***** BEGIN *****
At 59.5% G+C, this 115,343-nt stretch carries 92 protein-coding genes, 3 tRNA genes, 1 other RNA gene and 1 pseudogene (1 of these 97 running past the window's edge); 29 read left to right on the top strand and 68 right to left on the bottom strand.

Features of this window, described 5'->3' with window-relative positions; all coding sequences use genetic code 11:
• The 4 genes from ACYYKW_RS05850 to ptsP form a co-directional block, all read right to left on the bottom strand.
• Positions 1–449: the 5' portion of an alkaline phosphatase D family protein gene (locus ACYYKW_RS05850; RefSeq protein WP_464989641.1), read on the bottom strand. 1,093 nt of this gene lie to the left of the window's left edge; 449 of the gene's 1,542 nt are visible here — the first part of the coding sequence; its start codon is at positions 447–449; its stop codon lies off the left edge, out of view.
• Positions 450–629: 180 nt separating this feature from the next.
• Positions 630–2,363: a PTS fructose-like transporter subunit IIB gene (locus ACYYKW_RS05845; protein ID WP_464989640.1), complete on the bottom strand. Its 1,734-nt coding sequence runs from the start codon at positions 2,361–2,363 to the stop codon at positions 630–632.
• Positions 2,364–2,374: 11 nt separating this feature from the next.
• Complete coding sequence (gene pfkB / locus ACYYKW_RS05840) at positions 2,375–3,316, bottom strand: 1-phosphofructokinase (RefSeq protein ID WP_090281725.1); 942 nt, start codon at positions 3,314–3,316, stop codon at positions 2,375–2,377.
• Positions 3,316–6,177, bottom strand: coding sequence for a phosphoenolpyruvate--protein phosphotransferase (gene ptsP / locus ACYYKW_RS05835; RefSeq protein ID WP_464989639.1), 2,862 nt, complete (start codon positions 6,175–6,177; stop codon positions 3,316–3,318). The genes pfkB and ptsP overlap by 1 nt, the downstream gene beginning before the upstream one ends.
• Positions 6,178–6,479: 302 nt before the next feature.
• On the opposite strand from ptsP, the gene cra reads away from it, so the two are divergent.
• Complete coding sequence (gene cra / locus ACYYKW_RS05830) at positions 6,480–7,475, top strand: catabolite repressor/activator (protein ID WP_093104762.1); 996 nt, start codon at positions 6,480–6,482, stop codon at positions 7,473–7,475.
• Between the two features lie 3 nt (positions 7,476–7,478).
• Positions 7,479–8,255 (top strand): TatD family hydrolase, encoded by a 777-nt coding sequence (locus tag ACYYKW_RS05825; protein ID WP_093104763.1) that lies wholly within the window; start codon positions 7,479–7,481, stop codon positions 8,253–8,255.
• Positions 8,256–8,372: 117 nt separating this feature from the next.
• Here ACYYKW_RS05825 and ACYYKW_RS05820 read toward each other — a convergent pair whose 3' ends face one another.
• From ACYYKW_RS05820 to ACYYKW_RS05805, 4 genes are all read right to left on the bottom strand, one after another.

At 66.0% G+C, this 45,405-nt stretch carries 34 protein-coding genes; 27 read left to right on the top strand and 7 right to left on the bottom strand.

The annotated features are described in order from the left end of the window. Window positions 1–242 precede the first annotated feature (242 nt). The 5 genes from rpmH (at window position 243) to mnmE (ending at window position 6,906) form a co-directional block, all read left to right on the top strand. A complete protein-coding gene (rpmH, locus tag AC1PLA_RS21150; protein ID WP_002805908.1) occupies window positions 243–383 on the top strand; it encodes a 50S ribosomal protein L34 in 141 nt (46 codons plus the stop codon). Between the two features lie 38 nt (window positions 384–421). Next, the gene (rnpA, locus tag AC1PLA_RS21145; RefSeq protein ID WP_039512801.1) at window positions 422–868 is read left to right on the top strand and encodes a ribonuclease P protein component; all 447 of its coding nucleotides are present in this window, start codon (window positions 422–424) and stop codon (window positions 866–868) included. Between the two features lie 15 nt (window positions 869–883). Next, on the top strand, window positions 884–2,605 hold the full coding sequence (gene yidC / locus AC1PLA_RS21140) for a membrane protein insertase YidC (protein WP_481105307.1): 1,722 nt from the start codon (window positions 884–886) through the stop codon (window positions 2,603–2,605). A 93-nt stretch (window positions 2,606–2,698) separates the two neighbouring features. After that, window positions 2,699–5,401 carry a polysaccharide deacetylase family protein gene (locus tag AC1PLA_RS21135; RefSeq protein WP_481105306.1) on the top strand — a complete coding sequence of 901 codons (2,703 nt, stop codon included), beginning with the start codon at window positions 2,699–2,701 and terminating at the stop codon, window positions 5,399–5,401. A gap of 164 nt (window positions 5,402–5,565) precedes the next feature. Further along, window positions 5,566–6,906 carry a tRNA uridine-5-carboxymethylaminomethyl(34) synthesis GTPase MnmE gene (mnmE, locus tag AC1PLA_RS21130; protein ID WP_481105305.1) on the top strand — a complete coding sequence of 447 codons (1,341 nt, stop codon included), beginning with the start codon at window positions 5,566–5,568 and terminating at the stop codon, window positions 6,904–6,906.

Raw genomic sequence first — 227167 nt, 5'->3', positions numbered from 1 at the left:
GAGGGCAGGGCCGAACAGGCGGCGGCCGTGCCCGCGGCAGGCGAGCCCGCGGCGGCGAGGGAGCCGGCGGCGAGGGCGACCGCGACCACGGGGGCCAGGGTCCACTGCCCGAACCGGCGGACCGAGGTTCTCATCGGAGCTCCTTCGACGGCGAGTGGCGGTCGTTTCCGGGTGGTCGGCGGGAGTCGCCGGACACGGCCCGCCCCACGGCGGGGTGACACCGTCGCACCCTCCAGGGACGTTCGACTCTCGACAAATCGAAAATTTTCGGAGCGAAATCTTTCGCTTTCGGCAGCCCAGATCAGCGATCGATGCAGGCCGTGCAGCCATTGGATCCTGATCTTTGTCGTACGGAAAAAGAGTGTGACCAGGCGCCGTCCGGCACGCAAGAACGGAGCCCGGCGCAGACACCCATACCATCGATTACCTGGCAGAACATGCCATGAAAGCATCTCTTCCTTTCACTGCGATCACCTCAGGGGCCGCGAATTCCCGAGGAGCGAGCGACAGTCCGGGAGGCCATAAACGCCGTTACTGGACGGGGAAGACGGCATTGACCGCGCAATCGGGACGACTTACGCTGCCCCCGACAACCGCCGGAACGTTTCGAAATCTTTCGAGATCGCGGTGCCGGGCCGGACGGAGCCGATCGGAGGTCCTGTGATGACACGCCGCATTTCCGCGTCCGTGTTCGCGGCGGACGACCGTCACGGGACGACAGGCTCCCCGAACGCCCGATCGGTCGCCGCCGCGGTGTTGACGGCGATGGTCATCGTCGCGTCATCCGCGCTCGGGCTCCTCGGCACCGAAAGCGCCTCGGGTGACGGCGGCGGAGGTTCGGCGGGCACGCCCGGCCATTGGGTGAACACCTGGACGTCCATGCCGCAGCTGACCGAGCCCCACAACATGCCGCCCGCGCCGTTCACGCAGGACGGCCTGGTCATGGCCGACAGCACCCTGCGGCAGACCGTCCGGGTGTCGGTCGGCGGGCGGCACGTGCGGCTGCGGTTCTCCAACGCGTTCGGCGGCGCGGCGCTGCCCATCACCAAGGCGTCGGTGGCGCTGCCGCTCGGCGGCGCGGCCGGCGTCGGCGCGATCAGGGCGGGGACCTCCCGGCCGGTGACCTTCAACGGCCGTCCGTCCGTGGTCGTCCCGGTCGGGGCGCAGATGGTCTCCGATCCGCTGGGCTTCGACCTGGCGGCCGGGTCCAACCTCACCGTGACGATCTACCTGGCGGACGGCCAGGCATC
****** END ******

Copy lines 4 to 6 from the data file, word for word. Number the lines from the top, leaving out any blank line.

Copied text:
• Positions 1–449: the 5' portion of an alkaline phosphatase D family protein gene (locus ACYYKW_RS05850; RefSeq protein WP_464989641.1), read on the bottom strand. 1,093 nt of this gene lie to the left of the window's left edge; 449 of the gene's 1,542 nt are visible here — the first part of the coding sequence; its start codon is at positions 447–449; its stop codon lies off the left edge, out of view.
• Positions 450–629: 180 nt separating this feature from the next.
• Positions 630–2,363: a PTS fructose-like transporter subunit IIB gene (locus ACYYKW_RS05845; protein ID WP_464989640.1), complete on the bottom strand. Its 1,734-nt coding sequence runs from the start codon at positions 2,361–2,363 to the stop codon at positions 630–632.